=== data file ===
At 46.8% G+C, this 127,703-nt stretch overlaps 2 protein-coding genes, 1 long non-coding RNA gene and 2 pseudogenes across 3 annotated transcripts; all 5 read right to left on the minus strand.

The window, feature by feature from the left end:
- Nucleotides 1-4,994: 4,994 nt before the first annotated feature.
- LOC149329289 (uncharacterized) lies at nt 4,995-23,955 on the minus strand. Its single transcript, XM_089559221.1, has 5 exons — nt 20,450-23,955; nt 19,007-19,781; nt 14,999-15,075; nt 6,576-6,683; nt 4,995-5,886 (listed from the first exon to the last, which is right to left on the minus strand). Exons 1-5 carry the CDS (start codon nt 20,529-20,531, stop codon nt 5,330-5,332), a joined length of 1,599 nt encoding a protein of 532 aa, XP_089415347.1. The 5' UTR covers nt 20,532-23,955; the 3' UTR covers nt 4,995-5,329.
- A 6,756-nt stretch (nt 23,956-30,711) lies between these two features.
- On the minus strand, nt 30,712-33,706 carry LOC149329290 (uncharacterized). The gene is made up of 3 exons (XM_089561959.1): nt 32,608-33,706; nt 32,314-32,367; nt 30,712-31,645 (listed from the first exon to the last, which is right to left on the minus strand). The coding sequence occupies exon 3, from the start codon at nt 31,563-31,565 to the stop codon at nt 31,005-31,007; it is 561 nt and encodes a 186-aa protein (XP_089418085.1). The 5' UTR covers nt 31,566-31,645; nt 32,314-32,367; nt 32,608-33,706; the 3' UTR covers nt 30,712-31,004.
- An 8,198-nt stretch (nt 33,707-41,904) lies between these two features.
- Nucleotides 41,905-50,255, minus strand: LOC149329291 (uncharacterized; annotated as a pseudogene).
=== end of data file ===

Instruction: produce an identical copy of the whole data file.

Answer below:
At 46.8% G+C, this 127,703-nt stretch overlaps 2 protein-coding genes, 1 long non-coding RNA gene and 2 pseudogenes across 3 annotated transcripts; all 5 read right to left on the minus strand.

The window, feature by feature from the left end:
- Nucleotides 1-4,994: 4,994 nt before the first annotated feature.
- LOC149329289 (uncharacterized) lies at nt 4,995-23,955 on the minus strand. Its single transcript, XM_089559221.1, has 5 exons — nt 20,450-23,955; nt 19,007-19,781; nt 14,999-15,075; nt 6,576-6,683; nt 4,995-5,886 (listed from the first exon to the last, which is right to left on the minus strand). Exons 1-5 carry the CDS (start codon nt 20,529-20,531, stop codon nt 5,330-5,332), a joined length of 1,599 nt encoding a protein of 532 aa, XP_089415347.1. The 5' UTR covers nt 20,532-23,955; the 3' UTR covers nt 4,995-5,329.
- A 6,756-nt stretch (nt 23,956-30,711) lies between these two features.
- On the minus strand, nt 30,712-33,706 carry LOC149329290 (uncharacterized). The gene is made up of 3 exons (XM_089561959.1): nt 32,608-33,706; nt 32,314-32,367; nt 30,712-31,645 (listed from the first exon to the last, which is right to left on the minus strand). The coding sequence occupies exon 3, from the start codon at nt 31,563-31,565 to the stop codon at nt 31,005-31,007; it is 561 nt and encodes a 186-aa protein (XP_089418085.1). The 5' UTR covers nt 31,566-31,645; nt 32,314-32,367; nt 32,608-33,706; the 3' UTR covers nt 30,712-31,004.
- An 8,198-nt stretch (nt 33,707-41,904) lies between these two features.
- Nucleotides 41,905-50,255, minus strand: LOC149329291 (uncharacterized; annotated as a pseudogene).